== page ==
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hot rod

hot rod

Joined on August 27, 2007

Last Post on July 23, 2014

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Donley parts on e-bay

@ June 11, 2014 2:27 PM in Donley Bros. Co. Vented ash clean out

search other online sites, Craigslist, etc

Hi Weezer

@ June 10, 2014 5:54 PM in Recirculating loop

the purpose of the bypass and throttling valve is to allow a small portion of recirc to go back into the tank. When some flow goes into the tank, you push some hot water out and into the "H" port of the 3 way. The mix valve needs to have a differential to operate properly and accurately.

Also the loop will lose some temperature as it goes around and around, even insulated loops. The goal of the recirc loop is to assure the last fixture see water temperature within a few degrees of what it leaves the mix valve, 5- 10 degrees is what we suggest ∆T from mix valve output to temperature at distant fixture.

As the loop loses temperature, you need to push a small amount of hot from the tank to replace that heat loss, hense the bypass. If not eventually the loop loses all the temperature

Think of how a non-insulated loop causes the tank to fire, sometimes too often.

A recirc loop is just a mini hydronic loop. The pump should be sized the same way, temperature drop and piping head.

An example in Idronics11, page 51

100 feet 1" copper, 100 feet 1/2 copper uninsulated.

135F at tank 10 degree drop= loss or 4800 BTU/hr. (shows how important insulation is)

.96 gpm required, pressure drop of 1.6 feet. A tiny circ, by hydronic standards :)

assuming

@ June 7, 2014 10:48 PM in Any way to retrofit radiant over already finished ceiling?

that you do a heat load calc first and the wall or ceiling can handle the heat load under all conditions.

Looks like the top window trim is already close to the ceiling, you would need at least an inch to tube and recover. Amazing how much smaller a room seems when you drop ceilings.

A wall radiant might be a better choice, and maybe easier to install. It would also make the room feel smaller.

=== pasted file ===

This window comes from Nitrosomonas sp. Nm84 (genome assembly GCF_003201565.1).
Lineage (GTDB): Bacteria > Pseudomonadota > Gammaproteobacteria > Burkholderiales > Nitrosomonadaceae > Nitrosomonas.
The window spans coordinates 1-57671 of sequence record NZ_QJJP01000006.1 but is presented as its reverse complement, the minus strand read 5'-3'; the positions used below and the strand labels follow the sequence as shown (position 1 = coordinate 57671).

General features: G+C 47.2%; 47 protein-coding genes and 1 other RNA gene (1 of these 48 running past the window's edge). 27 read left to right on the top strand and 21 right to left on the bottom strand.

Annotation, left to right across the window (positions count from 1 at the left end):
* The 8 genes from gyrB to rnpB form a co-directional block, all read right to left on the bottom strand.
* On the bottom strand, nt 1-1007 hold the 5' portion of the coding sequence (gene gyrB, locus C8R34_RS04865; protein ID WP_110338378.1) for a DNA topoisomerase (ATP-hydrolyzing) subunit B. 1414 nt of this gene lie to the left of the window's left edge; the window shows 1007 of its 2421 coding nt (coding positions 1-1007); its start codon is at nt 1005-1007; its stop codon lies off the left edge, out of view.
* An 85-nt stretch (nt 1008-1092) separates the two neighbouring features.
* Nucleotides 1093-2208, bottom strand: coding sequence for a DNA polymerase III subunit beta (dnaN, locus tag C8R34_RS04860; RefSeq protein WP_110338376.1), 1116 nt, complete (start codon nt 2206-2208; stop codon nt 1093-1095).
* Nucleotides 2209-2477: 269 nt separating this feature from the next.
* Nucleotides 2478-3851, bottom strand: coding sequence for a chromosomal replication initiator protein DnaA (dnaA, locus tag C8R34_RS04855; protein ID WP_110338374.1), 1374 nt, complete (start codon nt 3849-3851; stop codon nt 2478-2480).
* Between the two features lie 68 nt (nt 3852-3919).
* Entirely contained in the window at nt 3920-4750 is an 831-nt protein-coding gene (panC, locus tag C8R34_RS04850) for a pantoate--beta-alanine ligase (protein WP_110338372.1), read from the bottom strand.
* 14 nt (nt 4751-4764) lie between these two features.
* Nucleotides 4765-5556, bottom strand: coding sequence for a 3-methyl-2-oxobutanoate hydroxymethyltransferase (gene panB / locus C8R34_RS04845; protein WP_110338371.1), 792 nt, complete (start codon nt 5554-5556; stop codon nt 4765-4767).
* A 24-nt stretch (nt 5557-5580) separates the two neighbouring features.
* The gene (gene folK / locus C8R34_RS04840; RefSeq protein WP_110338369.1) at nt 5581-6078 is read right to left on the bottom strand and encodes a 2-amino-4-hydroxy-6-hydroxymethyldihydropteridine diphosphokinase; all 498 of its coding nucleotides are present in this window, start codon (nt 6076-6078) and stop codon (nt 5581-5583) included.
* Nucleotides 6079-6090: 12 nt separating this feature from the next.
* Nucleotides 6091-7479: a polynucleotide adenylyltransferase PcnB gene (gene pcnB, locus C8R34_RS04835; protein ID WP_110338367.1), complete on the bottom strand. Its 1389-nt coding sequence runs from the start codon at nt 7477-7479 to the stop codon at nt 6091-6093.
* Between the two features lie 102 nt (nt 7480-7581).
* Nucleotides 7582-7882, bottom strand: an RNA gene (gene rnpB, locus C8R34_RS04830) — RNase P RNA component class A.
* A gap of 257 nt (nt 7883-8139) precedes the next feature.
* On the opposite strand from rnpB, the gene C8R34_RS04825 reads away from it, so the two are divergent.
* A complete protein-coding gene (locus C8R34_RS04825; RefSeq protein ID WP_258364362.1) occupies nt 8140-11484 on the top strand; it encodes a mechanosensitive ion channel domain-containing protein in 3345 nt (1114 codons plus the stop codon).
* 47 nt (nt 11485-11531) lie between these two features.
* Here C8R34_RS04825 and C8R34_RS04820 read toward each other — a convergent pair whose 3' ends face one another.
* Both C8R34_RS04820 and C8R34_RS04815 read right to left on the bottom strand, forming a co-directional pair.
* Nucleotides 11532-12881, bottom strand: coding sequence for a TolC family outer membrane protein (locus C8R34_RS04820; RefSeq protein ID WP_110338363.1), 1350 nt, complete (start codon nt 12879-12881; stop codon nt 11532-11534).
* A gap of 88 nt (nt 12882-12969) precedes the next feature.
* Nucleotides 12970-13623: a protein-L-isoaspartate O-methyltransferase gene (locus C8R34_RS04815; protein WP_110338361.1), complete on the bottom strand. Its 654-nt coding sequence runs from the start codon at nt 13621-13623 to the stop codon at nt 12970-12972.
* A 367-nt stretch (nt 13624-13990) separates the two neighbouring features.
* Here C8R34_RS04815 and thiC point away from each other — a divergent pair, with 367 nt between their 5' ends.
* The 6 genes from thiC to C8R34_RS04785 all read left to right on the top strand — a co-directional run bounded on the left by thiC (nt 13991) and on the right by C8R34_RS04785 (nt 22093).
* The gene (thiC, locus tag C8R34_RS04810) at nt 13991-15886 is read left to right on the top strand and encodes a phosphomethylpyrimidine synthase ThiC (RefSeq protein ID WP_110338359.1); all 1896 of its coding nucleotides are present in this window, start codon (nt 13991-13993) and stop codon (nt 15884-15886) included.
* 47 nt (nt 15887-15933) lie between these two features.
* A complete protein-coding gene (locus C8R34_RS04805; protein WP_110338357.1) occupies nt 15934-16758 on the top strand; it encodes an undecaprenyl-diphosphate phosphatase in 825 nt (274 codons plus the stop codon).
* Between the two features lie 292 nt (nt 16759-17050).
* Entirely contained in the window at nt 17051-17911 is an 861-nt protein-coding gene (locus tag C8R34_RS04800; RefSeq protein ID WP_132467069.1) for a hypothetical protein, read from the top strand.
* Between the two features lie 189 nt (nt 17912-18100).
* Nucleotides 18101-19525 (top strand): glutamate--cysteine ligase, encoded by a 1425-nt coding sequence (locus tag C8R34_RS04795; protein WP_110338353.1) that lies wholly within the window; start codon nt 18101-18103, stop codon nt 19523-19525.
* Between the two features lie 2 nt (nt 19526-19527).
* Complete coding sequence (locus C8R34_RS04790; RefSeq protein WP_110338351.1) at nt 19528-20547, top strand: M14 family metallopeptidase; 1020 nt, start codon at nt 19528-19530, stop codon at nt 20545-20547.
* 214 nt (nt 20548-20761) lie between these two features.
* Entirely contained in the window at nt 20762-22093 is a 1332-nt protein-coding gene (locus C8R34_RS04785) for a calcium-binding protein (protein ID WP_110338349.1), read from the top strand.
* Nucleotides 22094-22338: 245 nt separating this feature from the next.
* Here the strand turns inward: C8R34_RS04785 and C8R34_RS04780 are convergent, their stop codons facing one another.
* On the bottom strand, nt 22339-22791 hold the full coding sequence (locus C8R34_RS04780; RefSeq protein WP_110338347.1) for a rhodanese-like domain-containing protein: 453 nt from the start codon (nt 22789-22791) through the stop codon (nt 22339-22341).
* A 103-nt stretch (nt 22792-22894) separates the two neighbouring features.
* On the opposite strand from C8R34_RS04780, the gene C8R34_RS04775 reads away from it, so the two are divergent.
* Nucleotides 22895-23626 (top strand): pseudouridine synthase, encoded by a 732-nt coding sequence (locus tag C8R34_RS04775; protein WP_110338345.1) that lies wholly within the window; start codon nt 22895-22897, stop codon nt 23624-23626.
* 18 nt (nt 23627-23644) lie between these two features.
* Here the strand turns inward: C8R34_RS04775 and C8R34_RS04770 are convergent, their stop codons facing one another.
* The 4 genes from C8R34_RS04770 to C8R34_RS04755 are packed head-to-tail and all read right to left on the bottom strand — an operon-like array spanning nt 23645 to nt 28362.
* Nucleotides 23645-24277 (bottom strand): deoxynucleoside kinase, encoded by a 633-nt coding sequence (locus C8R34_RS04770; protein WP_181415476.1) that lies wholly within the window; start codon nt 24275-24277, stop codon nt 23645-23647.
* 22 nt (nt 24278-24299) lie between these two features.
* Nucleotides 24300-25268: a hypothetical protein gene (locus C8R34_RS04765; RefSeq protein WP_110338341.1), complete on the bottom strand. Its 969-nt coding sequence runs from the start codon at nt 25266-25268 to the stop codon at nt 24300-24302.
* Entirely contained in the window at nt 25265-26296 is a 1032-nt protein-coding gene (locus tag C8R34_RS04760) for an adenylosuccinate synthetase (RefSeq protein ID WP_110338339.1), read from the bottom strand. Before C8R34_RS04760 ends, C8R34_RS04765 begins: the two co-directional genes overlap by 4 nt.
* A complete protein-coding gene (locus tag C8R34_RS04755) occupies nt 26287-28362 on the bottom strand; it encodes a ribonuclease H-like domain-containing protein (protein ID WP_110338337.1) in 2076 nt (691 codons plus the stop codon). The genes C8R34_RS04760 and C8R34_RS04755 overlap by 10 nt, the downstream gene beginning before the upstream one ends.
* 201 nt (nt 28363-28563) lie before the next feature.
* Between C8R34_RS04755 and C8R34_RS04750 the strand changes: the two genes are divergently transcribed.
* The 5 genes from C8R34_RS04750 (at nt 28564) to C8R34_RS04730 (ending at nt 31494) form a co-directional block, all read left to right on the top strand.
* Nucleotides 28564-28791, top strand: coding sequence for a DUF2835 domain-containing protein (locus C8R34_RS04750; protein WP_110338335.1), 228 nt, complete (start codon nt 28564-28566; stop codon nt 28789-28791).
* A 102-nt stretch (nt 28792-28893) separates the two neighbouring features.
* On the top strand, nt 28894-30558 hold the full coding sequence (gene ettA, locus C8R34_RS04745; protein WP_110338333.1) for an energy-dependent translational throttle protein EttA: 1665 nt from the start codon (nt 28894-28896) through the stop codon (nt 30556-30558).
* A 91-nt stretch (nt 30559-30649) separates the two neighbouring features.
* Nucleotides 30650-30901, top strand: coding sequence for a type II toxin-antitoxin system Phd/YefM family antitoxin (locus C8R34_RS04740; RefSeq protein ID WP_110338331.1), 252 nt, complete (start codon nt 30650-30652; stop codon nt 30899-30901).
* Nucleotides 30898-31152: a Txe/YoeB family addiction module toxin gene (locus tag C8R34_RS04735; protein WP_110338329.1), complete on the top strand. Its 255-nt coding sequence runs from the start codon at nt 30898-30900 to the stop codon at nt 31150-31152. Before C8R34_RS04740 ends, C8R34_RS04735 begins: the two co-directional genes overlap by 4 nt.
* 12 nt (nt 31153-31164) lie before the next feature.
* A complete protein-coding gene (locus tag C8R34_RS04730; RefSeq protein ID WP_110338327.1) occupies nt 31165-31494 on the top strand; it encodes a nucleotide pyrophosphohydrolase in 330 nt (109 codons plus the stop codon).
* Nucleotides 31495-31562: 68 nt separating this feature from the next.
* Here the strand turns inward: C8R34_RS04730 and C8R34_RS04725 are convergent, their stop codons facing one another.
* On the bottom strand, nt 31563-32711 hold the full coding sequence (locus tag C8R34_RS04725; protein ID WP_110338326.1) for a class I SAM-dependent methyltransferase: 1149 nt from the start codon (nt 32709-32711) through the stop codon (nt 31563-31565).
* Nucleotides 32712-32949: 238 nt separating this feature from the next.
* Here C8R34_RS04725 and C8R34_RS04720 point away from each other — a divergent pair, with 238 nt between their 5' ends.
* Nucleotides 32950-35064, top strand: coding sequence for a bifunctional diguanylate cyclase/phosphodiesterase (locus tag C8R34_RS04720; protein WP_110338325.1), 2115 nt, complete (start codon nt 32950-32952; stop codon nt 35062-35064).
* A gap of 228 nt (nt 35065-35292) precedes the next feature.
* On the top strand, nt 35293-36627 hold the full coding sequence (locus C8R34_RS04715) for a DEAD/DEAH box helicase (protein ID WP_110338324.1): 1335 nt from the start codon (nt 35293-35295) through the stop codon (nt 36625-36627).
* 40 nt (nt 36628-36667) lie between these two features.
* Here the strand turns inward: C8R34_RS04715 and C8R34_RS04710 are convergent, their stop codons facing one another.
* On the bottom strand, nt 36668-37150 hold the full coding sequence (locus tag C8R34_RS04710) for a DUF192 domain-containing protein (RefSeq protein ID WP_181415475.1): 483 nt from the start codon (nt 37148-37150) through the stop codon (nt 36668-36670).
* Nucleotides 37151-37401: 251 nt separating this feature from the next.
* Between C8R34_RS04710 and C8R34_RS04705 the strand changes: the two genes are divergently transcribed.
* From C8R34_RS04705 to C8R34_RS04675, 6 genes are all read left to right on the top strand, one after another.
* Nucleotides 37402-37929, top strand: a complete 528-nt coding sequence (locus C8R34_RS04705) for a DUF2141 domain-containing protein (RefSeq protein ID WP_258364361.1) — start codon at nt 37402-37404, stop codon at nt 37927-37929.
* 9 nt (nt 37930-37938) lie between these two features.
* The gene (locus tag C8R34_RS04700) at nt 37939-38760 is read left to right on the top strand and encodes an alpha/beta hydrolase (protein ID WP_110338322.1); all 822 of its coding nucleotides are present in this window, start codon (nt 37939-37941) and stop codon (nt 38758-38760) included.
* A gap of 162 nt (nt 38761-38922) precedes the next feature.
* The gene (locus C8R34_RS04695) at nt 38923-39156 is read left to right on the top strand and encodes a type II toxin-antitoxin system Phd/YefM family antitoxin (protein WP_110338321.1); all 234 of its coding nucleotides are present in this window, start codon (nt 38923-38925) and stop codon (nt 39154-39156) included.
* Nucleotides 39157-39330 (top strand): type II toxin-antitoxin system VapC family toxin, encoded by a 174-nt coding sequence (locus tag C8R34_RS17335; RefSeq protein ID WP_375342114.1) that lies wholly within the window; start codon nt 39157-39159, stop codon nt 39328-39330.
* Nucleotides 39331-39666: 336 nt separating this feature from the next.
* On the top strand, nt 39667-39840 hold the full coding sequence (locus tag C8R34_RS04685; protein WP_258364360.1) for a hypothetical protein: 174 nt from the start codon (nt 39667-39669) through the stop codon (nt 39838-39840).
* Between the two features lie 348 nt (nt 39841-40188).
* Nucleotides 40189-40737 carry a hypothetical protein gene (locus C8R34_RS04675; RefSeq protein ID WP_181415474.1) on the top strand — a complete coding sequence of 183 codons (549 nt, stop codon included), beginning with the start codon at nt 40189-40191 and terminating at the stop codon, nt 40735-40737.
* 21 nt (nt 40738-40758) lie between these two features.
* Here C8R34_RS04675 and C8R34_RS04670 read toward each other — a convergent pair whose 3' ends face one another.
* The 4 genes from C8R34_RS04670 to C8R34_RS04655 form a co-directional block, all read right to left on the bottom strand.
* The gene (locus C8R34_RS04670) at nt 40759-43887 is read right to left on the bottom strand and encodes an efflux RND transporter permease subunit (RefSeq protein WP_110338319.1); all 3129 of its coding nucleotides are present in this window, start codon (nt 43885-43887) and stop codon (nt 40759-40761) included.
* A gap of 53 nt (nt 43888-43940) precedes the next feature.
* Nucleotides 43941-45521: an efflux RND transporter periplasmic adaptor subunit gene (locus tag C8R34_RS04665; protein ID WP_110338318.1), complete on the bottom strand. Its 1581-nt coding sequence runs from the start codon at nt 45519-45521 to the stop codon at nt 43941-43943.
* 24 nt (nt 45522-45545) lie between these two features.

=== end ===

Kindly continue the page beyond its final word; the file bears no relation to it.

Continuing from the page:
That space cries out for a panel radiator retro fit in my mind. Easy to zone, minimal work to install, still some "radiant feel"

Unless A/C is part of the plan?

I have a 2007 HTP Phoenix

@ May 30, 2014 11:20 PM in High Mass vs low massBoiler

Solar Phoenix actually, that has been the ONLY heater that I have owned that fires, modulates down to the needed output and runs non stop all day long. Mine is an 80 gallon 130K, and my design load around 42K.

My heating water is the tank and DHW is provided by an external 30 plate HX and a pump with a flow switch. I didn't want to keep putting fresh water into the tank.

Solar input to the lower coil. I also have a wood gasification boiler input. So LP, Solar or wood as the fuel sources.

I haven't done a thing to it in 7 years, I don't know that you can even service that spiral HX that runs up through the tank?

I'll pull the burner one of these days and check flame rod, etc.

In talking with a trainer from one of the premier German boiler manufacturers recently, those higher turndown rates are not so easy to run. Once the boiler is tuned for full fire the combustion numbers go south with those large turndowns. Doesn't sound like throwing a lot of technology, parts and complication is worth the effort to get a large turndown and keep efficiency up and emissions stable. He tells me the Germans pay a lot of attention to what products are out there, which fail and why. He claims the movement is back towards 5-1 turn down.

With the exception of multiple burners and gas valves in larger output equipment, of course.

I think the larger water capacity, however you decide to implement it, is the key. Lets not make them any more expensive to build and repair heating equipment with high tech sensors and emission sensitive control logic, on a 1 gallon fluid capacity heat exchanger :).

Hydropulse was on the right path years ago too bad about then pulse combustion method, related noise and dependability, but the large capacity sure did match zoned or micro-zoned system very well.

I think HTP, form my experience has it right as far as the concept and doable turndown numbers.

Longevity is harder to predict, metal and weld quality are crucial, as is fluid quality, setup procedure, etc. Time on the job seems to be the only realistic way to determine what works and what doesn't. Hard to duplicate all the jobsite trama boilers experience, in a lab setting.

someone should write a book

@ May 29, 2014 10:22 PM in Need to kno everything about Twintube...

about the colorful history of that product. I'm not sure how much info you will, or can get from Watts Radiant. Probably no repair parts :)

I would have guessed 1992 or 93 vintage. If enough tube is exposed it will show a date code.

I managed to "rat hole" a wide variety of tube, fitting, clamps adhesives, and manuals dating back to year one for Heatway. I'll share what I know.

I believe the TwinTran and Entran was called a 1/4" tube. Clamps and fittings changed a lot over the years. I think the first Selftite™clamp for pre 1994 vintage was a 13mm.

The 1994 catalog shows it as a 15mm clamp for Entran 3, 1/4" tube. E-3 may have been a larger OD as the tube evolved, the OD grew, which is why there are so many different clamps listed. The tube changed when Goodyear became the manufacturer, as I recall Dayco was the original manufacturer.